The worlds’ two largest cement makers, Lafarge and Holcim , said they are in merger talks, flagging what could be Europe’s biggest tie-up of the year to date creating a company with a stock market value of over $50 billion (30 billion pounds).
The discussions are “based on principles consistent with a merger of equals”, Paris-listed Lafarge said in a statement on Friday.
The company said no agreement had yet been reached with Switzerland’s Holcim and that there was no guarantee of a deal, but said there was a “strong complementarity” and “cultural proximity” between the two.
Groupe Bruxelles Lambert, Lafarge’s main shareholder, had no immediate comment.
Shares in Lafarge hit a high of more than four years and were up 8.3 percent at 1515 GMT, the top gainers on the French blue-chip CAC 40 index, after an earlier Bloomberg report of the discussions. Holcim stock was 8.5 percent higher.
“It’s good for the market. Things are boiling up on the M&A front, not only in the telecoms sector but also in the construction sector,” said Clairinvest fund manager Ion-Marc Valahu. “There’s overcapacity and they need to consolidate their balance sheets.”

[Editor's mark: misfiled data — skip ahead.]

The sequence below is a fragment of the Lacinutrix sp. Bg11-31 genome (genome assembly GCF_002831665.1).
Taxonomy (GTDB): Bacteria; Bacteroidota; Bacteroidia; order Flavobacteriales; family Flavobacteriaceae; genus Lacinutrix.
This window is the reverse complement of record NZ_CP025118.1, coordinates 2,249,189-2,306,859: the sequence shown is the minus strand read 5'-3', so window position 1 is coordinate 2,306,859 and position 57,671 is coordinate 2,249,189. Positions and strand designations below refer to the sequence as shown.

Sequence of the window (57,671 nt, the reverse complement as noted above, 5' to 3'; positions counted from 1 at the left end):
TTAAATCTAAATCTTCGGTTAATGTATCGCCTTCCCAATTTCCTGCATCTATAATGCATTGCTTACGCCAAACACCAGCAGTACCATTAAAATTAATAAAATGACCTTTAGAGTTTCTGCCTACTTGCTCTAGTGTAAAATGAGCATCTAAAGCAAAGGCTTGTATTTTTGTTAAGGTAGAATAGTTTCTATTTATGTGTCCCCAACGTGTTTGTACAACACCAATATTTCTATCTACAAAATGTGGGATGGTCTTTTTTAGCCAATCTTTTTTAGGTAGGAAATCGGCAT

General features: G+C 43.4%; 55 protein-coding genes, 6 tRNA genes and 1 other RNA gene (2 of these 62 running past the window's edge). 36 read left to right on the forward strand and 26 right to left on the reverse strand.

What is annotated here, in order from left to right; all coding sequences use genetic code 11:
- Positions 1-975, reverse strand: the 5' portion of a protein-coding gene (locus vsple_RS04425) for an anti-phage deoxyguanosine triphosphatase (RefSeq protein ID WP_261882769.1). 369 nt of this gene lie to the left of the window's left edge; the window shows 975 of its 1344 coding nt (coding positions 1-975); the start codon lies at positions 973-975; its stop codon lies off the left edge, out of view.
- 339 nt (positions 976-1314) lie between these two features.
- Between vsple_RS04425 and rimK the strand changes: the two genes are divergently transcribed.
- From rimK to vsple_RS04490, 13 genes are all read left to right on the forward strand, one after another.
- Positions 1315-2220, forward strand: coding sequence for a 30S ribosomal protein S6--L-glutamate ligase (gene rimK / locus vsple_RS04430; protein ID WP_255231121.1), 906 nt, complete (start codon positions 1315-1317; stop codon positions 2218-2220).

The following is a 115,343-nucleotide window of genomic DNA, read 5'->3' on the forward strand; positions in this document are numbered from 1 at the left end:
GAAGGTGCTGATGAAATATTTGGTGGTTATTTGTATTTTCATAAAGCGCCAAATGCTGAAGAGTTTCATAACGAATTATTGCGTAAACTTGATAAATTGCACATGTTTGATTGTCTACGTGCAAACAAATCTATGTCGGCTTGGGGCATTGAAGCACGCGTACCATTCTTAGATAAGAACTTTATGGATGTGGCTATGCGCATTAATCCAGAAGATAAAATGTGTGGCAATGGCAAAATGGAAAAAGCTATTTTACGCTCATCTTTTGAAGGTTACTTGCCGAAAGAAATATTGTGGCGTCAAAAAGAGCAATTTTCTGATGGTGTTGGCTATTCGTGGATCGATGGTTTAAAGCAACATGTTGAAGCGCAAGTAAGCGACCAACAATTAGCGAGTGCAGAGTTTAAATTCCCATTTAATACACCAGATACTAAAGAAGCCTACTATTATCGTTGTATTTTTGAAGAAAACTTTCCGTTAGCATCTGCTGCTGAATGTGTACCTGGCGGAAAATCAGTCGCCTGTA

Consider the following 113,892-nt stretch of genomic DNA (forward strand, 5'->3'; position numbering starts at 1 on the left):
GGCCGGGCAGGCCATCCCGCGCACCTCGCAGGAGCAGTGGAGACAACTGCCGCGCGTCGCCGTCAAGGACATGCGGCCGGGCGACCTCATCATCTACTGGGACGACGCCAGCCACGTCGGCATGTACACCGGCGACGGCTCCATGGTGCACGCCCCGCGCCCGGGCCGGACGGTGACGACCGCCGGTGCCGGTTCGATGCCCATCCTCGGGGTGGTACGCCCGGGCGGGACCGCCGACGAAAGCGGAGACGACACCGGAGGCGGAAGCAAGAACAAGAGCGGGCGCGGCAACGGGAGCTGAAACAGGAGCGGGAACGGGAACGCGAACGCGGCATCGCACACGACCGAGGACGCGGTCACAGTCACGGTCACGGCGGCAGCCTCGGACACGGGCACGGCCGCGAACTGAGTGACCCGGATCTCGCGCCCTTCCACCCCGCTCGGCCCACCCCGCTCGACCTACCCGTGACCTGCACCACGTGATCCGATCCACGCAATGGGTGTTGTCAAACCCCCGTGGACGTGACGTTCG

A merger would allow Lafarge and Holcim to slash costs and reduce worldwide overcapacity that has weighed on the market in recent years. Both companies are also striving to trim debt resulting from major acquisitions.
Lafarge bought Egypt’s Orascom Cement for 8.8 billion euros ($12 billion) in 2008, while Holcim paid about $3.4 billion for Aggregate Industries in 2005.
Lafarge’s debt pile has led to “junk” ratings from credit rating agencies Standard & Poor’s and Moody’s. The company has been slashing costs and selling non-core assets to trim debt, and aims to regain an investment grade by the end of this year. Source: Reuters